Killing Characters Off

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From time to time every novel writer has to deal with the (sometimes) unpleasant task of killing a character. It’s just one of those things that happens. Killing someone isn’t easy. (Well, at least some of the time,) but the only time I do it is when it’s necessary to enhance the plot.

This first time I killed someone off was when I wrote The Reunion. I must confess, it was a cathartic experience. Jason Matthews, Gillian’s ex husband, was one of the villains in the story. Interestingly enough, he was modeled after my real-life ex. Funny how these things happen. So poor Jason, (she writes tongue and cheek), meets an untimely end, and Gillian hears the story of his demise from a police detective. Did I mention that writing it was very cathartic? Afterwards I discussed it with several other lady authors. Many of them had also killed off their ex spouses–in the literary sense, of course. The lesson here, gentlemen, is if your wife or your girlfriend is an author, be nice to her. Your literary counterpart’s life may depend on it.

 I killed off another villain in The Deception. There were three villains in this story, two of whom were women. I killed one of the women, near the end of the story. Most of the plot had revolved around her conflict with Carrie, the leading lady. In the end, Carrie won battle, however this particular woman soon found a way to get even. Yes, I could have saved it for a possible sequel, but in this case the second conflict was directly related to the first, making a sequel redundant. So, rather than have the storyline repeat itself, I killed the character off, thus ending the conflict once and for all. Besides, she had it coming. I also thought about killing Scott, the deceptive male villain who inspired the title, but this character had children, and I didn’t want to orphan them. Scott would instead end up seriously injured. He too had it coming. However, unlike Jason in The Reunion, none of the villains in The Deception were inspired by anyone I know in real life.

In my soon-to-be released novel, The Journey, I killed a supporting character from The Reunion. This time around the character wasn’t a villain. She was a character I honestly liked and I tried to come up with a way for her to survive, but when I did the story just wasn’t as strong. Her death was an intricate part of the plot. It happens early in the novel, but she still manages to maintain a presence in the rest of the story when other characters reminisce about her, or when they describe the dreams they have about her. Like The Deception, The Journey also has three villains, one male, two female, but this time around I didn’t kill any of them. After all, I don’t want to become too predictable.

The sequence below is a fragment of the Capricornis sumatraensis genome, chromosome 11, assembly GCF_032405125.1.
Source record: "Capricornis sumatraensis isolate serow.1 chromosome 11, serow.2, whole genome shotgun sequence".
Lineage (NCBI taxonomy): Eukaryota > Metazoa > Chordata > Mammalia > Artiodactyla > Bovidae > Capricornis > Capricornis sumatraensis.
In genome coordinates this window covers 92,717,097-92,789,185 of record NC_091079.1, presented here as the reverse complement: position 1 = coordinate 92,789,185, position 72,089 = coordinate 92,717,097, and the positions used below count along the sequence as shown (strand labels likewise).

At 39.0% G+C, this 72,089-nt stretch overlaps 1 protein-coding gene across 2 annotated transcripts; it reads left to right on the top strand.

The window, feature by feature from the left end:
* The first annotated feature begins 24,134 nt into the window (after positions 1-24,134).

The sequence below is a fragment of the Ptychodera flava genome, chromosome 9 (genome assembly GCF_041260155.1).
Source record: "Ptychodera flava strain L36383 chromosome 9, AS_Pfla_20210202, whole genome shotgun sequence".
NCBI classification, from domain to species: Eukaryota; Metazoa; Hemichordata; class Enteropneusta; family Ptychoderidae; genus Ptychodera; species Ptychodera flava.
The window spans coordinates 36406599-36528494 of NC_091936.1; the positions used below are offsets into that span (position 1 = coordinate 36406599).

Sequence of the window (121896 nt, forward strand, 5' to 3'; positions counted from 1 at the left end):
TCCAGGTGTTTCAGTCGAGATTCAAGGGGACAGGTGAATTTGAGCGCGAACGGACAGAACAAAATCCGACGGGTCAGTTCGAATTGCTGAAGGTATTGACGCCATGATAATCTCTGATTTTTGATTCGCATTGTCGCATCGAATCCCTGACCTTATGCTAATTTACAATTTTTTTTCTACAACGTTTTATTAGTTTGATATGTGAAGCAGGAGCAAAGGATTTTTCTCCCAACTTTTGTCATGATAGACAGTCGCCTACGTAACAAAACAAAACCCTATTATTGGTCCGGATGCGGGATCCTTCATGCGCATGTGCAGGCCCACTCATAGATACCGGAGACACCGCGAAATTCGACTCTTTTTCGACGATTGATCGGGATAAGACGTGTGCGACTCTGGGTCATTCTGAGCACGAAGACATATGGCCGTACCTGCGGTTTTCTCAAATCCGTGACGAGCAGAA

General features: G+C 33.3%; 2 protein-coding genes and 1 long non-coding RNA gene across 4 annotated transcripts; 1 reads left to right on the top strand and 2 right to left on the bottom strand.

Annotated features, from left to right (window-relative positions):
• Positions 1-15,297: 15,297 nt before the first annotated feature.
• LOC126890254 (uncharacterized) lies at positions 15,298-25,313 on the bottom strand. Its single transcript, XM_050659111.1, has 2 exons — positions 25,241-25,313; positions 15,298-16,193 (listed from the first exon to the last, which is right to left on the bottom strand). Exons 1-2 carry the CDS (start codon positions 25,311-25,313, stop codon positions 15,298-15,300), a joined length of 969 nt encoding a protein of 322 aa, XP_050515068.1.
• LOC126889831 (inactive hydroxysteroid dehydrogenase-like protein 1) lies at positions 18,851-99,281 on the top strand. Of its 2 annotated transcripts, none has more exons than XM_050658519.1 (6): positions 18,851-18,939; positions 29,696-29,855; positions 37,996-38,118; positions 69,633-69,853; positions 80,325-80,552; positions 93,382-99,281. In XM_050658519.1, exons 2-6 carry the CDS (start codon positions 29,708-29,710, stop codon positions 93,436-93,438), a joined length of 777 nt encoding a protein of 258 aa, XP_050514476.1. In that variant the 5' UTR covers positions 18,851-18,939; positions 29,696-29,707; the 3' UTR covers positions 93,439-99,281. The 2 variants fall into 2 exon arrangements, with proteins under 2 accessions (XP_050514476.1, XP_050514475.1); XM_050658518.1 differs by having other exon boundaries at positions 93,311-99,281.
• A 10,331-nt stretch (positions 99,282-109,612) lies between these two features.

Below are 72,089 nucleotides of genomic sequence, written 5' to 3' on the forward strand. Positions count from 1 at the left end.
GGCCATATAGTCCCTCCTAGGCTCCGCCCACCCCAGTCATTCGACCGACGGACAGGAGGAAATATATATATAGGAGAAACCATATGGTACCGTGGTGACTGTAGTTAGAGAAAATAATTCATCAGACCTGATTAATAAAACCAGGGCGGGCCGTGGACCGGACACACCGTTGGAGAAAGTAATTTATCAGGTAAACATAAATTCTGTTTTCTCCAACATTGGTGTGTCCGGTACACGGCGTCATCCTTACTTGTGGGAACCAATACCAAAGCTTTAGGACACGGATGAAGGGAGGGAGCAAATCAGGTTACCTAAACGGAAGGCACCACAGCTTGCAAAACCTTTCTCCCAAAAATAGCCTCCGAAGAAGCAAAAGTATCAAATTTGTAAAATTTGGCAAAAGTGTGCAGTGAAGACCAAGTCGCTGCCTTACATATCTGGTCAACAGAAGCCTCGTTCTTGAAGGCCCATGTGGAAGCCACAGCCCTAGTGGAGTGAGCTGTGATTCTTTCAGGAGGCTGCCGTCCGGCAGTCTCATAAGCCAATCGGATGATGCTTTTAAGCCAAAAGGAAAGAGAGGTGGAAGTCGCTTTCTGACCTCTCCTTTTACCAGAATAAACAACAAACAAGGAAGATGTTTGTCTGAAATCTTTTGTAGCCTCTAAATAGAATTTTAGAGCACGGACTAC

MM

The Original Plotline for THE REUNION

Reunion Loew CoverWebLike many authors, I write a treatment before I start writing the actual novel. A treatment is a brief written summary, a blueprint if you will, of who the characters are and what the story will be about. It helps solidify ideas and creates a starting point. Once I start writing, however, I put the treatment aside and let my characters loose. When the novel is complete, I’ll go back and look at the original treatment. To say the final story turned out differently would be an understatement. So, just for laughs, I’m posting what was in the original treatment for The Reunion. Don’t worry, I won’t spoil the plot for those of you who haven’t read it yet, but those who have will probably find this post a lot of fun.

Many of the main points from the original treatment were included the final novel, such as Ian showing up unexpectedly at Gillian’s opening at a Denver art gallery, and her returning to Denver later on to hide out from her homicidal ex husband. However, a subplot about Ian selling his house and moving into a condo with his son, Larry, never made it into the final version. Good thing too. It was boring and it did nothing to enhance the story. Likewise, many other scenes in the final novel were never included in the treatment, such as a pivotal moment when Gillian nearly drowns.